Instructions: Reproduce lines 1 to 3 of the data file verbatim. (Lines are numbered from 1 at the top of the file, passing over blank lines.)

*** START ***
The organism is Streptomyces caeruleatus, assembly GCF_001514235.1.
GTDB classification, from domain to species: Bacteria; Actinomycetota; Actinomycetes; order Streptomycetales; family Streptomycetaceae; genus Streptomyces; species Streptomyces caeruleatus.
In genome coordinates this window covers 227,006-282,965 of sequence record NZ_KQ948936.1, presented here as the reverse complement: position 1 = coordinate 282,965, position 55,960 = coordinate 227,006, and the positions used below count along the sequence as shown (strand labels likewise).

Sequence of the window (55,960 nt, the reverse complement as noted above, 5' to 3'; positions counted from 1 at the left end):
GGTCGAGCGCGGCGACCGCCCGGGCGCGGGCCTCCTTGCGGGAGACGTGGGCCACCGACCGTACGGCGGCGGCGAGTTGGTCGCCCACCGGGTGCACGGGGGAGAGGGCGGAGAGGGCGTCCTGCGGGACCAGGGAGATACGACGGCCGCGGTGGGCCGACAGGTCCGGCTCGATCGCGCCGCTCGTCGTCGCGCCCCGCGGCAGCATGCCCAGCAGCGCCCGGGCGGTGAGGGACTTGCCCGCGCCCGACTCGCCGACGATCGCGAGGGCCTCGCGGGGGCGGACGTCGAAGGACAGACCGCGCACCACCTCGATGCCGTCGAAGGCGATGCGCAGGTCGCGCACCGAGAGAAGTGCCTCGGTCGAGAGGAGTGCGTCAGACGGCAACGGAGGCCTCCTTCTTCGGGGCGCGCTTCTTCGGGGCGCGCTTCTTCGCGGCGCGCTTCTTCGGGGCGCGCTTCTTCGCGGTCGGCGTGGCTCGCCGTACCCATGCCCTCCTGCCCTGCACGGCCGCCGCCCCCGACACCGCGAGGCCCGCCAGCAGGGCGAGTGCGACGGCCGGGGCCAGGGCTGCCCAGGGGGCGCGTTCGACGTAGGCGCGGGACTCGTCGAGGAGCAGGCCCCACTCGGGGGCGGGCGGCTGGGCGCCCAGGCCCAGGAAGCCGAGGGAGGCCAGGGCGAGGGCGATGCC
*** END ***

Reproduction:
The organism is Streptomyces caeruleatus, assembly GCF_001514235.1.
GTDB classification, from domain to species: Bacteria; Actinomycetota; Actinomycetes; order Streptomycetales; family Streptomycetaceae; genus Streptomyces; species Streptomyces caeruleatus.
In genome coordinates this window covers 227,006-282,965 of sequence record NZ_KQ948936.1, presented here as the reverse complement: position 1 = coordinate 282,965, position 55,960 = coordinate 227,006, and the positions used below count along the sequence as shown (strand labels likewise).